These facts are described in the ASPBAE document called “A Framework for Mainstreaming Gender” which was produced after the Darwin general assembly.
We ask ourselves and all of you to re-examine and analyse those aspects of “tradition” and “culture” which have led to unequal power relationships and to arrive at interpretations of “tradition” and “culture” which would strengthen and empower the community and serve the civil society.
It is not only for women, but also for men, that the quality of life is improved by gender equality. Effective participatory democracy is only truly implemented through the equal participation of women and men.
Apart from ASPBAE, I would like to introduce a bit of East Asian networking on gender equality and the gender mainstreaming. Wom- en's education in East Asia has different issues From ASPBAE as a whole. Many of the East Asian countries have rather high literacy rates for women and girls. Secondary level education is now more that 80% in many East Asian countries. In 1993, the East Asian Women's Forum was organized for the preparation of the UN International Conference on Women. The first EAWF was held in Japan to discuss East Asian Women’s issues. This was the first NGO and feminist activist conference held by non-governmental organizations in this region. More than 1000 women gathered for this conference in Tokyo and Yokohama. I was working as one of contact persons for EAWF. The issues were mainly education, gender, vocational opportunity gap, sexual exploitation, migrant workers, family relations, the marriage system and female participation in political decision making.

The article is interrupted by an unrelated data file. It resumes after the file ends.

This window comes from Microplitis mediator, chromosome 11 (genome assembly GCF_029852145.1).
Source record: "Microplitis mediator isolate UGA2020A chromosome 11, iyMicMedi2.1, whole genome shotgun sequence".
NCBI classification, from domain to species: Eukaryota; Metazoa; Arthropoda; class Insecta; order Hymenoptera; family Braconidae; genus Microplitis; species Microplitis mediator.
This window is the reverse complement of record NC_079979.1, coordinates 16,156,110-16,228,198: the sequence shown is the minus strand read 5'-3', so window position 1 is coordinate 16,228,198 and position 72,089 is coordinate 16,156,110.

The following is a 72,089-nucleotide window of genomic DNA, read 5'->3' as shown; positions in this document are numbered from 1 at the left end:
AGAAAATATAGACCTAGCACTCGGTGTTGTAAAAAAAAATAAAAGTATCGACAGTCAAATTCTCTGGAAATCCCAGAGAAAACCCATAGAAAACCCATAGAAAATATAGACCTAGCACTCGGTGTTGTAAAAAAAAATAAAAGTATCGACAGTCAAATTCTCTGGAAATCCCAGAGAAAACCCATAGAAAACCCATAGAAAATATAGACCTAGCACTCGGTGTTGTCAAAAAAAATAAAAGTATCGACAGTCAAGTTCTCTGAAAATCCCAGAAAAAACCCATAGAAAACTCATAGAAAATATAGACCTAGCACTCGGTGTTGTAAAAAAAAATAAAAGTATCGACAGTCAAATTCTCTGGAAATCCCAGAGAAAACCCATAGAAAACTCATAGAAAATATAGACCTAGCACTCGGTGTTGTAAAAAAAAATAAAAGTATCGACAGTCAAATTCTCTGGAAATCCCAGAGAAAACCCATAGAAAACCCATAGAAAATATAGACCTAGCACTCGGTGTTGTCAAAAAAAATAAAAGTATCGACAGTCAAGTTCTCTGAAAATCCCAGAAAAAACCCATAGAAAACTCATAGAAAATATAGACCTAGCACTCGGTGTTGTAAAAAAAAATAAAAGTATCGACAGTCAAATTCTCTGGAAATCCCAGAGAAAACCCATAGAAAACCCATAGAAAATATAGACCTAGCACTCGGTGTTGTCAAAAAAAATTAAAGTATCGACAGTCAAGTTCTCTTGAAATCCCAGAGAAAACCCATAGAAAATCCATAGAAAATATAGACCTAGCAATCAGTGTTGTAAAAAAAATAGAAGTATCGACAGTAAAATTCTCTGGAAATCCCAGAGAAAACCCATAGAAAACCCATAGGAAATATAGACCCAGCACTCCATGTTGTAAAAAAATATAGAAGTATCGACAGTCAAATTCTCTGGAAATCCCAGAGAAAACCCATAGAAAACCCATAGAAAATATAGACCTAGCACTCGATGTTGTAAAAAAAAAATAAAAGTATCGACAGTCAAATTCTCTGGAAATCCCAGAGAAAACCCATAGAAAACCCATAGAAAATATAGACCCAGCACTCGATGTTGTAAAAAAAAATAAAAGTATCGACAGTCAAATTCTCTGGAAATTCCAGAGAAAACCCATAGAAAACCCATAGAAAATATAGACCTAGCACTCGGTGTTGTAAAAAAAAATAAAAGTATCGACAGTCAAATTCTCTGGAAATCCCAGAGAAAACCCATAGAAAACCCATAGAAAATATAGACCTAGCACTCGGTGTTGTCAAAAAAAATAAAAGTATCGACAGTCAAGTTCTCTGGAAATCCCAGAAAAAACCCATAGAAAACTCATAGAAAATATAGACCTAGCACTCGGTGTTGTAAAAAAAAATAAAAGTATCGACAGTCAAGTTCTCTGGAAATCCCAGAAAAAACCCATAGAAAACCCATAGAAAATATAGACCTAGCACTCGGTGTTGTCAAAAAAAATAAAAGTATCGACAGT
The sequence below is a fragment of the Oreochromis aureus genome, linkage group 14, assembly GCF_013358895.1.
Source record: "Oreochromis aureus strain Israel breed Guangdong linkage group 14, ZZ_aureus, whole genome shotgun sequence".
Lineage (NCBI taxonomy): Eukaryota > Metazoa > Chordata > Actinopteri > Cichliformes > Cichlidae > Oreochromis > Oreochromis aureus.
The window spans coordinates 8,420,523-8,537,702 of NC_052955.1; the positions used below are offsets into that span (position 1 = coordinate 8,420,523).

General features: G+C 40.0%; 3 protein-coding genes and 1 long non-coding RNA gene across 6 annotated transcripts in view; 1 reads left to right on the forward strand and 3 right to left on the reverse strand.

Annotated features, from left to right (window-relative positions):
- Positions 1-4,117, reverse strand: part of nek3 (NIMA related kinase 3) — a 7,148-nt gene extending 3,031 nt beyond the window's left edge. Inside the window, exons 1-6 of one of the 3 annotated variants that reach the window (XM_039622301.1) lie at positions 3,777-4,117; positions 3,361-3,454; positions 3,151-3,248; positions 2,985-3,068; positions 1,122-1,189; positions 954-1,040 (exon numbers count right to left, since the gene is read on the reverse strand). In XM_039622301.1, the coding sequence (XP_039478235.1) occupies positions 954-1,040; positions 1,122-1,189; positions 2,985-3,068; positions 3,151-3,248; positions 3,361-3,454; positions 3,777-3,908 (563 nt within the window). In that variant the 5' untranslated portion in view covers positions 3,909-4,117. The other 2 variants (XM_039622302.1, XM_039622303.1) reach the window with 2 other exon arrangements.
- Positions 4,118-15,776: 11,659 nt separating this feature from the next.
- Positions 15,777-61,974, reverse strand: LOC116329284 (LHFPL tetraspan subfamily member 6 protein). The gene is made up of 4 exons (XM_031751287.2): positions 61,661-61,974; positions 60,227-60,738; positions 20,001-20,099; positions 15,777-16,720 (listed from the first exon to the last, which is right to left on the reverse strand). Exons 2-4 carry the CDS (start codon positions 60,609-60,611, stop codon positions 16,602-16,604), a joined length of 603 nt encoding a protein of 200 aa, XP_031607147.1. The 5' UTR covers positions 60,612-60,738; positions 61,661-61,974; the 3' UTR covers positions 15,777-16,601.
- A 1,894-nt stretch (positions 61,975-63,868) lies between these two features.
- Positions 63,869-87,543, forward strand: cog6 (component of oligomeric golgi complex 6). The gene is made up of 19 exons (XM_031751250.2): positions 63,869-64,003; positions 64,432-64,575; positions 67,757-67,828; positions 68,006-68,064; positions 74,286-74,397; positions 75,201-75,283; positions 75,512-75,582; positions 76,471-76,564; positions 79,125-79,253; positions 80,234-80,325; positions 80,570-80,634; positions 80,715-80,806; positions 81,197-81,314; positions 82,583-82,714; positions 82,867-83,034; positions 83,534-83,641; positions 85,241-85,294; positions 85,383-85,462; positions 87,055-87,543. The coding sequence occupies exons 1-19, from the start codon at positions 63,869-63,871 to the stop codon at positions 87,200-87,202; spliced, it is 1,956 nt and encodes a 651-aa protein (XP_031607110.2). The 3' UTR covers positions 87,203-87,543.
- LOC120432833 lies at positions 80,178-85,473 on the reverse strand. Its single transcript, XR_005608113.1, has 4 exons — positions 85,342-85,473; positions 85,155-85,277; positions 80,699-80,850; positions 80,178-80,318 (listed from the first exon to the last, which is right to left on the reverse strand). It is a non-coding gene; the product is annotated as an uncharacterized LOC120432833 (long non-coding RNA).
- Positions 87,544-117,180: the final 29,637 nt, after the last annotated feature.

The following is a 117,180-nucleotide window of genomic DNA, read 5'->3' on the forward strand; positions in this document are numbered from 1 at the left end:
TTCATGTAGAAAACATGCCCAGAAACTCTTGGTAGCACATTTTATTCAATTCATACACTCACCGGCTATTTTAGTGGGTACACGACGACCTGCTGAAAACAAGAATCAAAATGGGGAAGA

War crimes against women, such as the comfort women issue, was another hot issue.
EAWF has been held every 2–3 years now and the coming forum is in Hong Kong this July.
In academe, women’s studies and men’s studies are increasing in popularity among young people, especially men’s studies focused recently on questioning traditional masculinity. College students are now familiar with gender issues as increasing courses and classes open for students in high schools and universities on gender issues and gender equality. Not only women’s and men’s studies, gender studies are another area of study dealing with gender difference and the variety of femininity and masculinity. Also the discussion on biological sex difference and socially structured gender were introduced in college level education and adult education. Diversity of sexual orientation is also a social issue now in many East Asian countries.